The hype around Florida Gators quarterback Jack Miller began early.
Tim Tebow started mentoring him at age 11. A passing coach with NFL clientele predicted Miller would be the nation’s top quarterback before his first high school game. Miller broke Arizona Class 2A passing records as a freshman and had at least a half-dozen scholarship offers before his sophomore year.
“The first time I’d ever seen him throw,” one of his former prep coaches, Thomas Lewis, once told The Arizona Republic, “that was the best deep ball I’d ever seen in my life.”
The fact that Lewis — a former first-round pick who spent parts of five seasons as an NFL receiver — gushed that way about a 15-year-old shows the potential coaches have identified in Miller for years. Potential the rest of us will finally see Saturday when he makes his first career start against No. 17 Oregon State in the Las Vegas Bowl.
Long before Miller arrived in Gainesville, his physical tools stood out. He was big (6-foot-3, 190 pounds as a high school freshman) with a big arm. But what impressed his private quarterback coach, Dennis Gile, was his mental makeup — how he handled pressure, self-corrected and understood biomechanics.
“The way he was able to take that information that I was giving him and apply it to the on-field things and pick it up so fast, it was extraordinary in my mind,” Gile said.
Miller’s on-field performances was extraordinary, too. In 2016, his 53 touchdown passes and 3,653 yards were believed to be the most by any high school freshman in the country. Mike Norvell offered him a scholarship at Memphis. So did an Arizona State staff that included offensive coordinator Billy Napier.
Miller was one of two quarterbacks in his class’ MaxPreps preseason All-America team. The other: eventual Heisman Trophy winner Bryce Young.
In 2017, Miller helped Scottsdale’s Chaparral High break in a new stadium by accounting for four touchdowns in a 33-7 win over the defending state champions. By February 2018, Miller backed up Giles’ prediction: he was 247Sports’ No. 1 quarterback in the 2020 class.
He didn’t stay there. His trajectory took a series of hits, literally and metaphorically. Miller injured his knee as a high school junior and non-throwing shoulder as a senior, and he finished as the nation’s No. 27 quarterback in the 247Sports composite (a dozen spots below Anthony Richardson).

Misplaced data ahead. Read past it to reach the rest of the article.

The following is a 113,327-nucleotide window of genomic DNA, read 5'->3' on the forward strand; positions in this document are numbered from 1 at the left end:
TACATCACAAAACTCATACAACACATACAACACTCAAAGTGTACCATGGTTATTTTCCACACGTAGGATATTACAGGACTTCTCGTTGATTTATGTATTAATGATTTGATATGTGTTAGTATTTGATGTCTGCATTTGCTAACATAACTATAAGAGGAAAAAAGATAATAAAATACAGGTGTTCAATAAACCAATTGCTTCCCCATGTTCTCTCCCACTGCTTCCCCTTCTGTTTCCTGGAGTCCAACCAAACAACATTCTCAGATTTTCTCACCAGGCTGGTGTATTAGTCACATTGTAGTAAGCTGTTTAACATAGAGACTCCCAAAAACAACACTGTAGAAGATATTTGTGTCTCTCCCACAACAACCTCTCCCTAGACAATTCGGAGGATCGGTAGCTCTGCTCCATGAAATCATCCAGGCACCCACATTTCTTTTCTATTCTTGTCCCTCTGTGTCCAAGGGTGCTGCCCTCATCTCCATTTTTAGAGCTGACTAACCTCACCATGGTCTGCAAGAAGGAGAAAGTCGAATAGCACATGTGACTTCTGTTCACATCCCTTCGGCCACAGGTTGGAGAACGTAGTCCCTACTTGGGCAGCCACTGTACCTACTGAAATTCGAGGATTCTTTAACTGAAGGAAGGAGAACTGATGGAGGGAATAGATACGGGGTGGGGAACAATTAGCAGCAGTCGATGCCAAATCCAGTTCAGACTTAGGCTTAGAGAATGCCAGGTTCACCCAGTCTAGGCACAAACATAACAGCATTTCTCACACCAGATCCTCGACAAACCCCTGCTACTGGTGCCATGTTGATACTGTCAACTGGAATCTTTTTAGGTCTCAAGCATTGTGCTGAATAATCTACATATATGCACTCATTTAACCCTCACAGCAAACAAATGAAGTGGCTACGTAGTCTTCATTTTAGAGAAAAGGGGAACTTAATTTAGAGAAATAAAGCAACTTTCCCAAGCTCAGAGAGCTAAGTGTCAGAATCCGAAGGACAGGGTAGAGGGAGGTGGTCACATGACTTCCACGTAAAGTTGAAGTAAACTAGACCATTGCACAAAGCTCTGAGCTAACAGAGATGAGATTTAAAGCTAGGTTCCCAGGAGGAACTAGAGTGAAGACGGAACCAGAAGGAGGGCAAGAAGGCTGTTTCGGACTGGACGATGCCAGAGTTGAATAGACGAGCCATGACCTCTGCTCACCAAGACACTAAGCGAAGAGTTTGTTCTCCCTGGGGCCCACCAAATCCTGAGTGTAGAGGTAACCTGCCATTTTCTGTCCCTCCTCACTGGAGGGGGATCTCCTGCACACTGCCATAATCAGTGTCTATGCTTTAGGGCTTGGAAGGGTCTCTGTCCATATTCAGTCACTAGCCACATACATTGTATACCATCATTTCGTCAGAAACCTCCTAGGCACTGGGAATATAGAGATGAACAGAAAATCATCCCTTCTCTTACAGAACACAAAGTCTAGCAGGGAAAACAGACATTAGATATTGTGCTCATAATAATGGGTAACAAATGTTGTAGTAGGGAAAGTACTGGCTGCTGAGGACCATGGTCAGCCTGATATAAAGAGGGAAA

Miller kept his year-and-a-half commitment by signing with Ohio State in December 2019, but the Buckeyes added an 11th-hour commitment from another quarterback in his class — two-time Heisman finalist C.J. Stroud.
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Miller was stuck on the depth chart (an arrest for driving while impaired didn’t help). The Gators needed another veteran at his position going into Napier’s first season, and offered Miller a fresh start.
“I think he does come across like it’s not too big for him,” Napier said in the spring.
But he has never faced a moment like this. After Richardson opted out to prepare for the NFL draft and UF’s other top backup, Jalen Kitna, was dismissed from the team after being arrested on child pornography complaints, Miller is finally in line to start. He’s healthy enough to do it, too, after recovering from a broken thumb that sidelined him for much of the season.
Miller has not been made available to reporters since April, and his college production is limited to six garbage-time appearances at Ohio State. No one knows what to expect, especially with a surrounding cast that’s in flux from the NFL draft and the transfer portal, so we’re stuck searching through his high school record for insight. Chaparral High coach Brent Barnes offers some.
The perfectly placed third-and-10 touchdown pass Miller threw in overtime for a walkoff win in the 2018 opener. His dart from the far hashmark for a go-ahead touchdown as a senior. His miraculous scramble that led to another walkoff touchdown on the final play of his final regular-season game.
“The thing about all those, those were very, very critical moments where if you don’t make the play, you lose,” Barnes said. “I think it shows there’s not a moment that’s too big for him.”
The Gators are counting on it.
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